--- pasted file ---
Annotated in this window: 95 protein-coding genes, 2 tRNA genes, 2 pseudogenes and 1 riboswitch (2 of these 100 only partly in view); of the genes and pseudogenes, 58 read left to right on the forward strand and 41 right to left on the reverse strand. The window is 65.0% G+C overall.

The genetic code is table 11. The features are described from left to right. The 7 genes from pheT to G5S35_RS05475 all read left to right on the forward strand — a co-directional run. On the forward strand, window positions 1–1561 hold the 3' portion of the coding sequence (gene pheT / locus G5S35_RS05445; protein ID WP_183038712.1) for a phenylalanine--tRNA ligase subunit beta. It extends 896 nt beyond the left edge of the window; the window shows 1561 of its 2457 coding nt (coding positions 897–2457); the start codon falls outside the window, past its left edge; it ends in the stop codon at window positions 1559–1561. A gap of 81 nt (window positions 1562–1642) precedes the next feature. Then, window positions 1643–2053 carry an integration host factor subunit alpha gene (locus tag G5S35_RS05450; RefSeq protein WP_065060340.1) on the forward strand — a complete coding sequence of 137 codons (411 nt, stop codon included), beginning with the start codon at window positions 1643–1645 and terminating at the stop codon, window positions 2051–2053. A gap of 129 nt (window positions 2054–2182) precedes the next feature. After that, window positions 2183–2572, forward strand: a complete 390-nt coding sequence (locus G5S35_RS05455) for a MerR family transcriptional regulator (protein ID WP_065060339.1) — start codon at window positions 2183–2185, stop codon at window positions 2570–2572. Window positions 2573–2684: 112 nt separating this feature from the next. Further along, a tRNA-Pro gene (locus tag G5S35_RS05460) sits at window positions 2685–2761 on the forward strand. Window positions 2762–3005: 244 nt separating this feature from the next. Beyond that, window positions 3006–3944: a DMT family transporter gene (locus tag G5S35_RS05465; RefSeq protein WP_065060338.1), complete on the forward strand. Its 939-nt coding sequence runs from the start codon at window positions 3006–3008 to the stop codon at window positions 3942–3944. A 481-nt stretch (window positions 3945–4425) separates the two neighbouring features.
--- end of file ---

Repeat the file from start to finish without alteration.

Annotated in this window: 95 protein-coding genes, 2 tRNA genes, 2 pseudogenes and 1 riboswitch (2 of these 100 only partly in view); of the genes and pseudogenes, 58 read left to right on the forward strand and 41 right to left on the reverse strand. The window is 65.0% G+C overall.

The genetic code is table 11. The features are described from left to right. The 7 genes from pheT to G5S35_RS05475 all read left to right on the forward strand — a co-directional run. On the forward strand, window positions 1–1561 hold the 3' portion of the coding sequence (gene pheT / locus G5S35_RS05445; protein ID WP_183038712.1) for a phenylalanine--tRNA ligase subunit beta. It extends 896 nt beyond the left edge of the window; the window shows 1561 of its 2457 coding nt (coding positions 897–2457); the start codon falls outside the window, past its left edge; it ends in the stop codon at window positions 1559–1561. A gap of 81 nt (window positions 1562–1642) precedes the next feature. Then, window positions 1643–2053 carry an integration host factor subunit alpha gene (locus tag G5S35_RS05450; RefSeq protein WP_065060340.1) on the forward strand — a complete coding sequence of 137 codons (411 nt, stop codon included), beginning with the start codon at window positions 1643–1645 and terminating at the stop codon, window positions 2051–2053. A gap of 129 nt (window positions 2054–2182) precedes the next feature. After that, window positions 2183–2572, forward strand: a complete 390-nt coding sequence (locus G5S35_RS05455) for a MerR family transcriptional regulator (protein ID WP_065060339.1) — start codon at window positions 2183–2185, stop codon at window positions 2570–2572. Window positions 2573–2684: 112 nt separating this feature from the next. Further along, a tRNA-Pro gene (locus tag G5S35_RS05460) sits at window positions 2685–2761 on the forward strand. Window positions 2762–3005: 244 nt separating this feature from the next. Beyond that, window positions 3006–3944: a DMT family transporter gene (locus tag G5S35_RS05465; RefSeq protein WP_065060338.1), complete on the forward strand. Its 939-nt coding sequence runs from the start codon at window positions 3006–3008 to the stop codon at window positions 3942–3944. A 481-nt stretch (window positions 3945–4425) separates the two neighbouring features.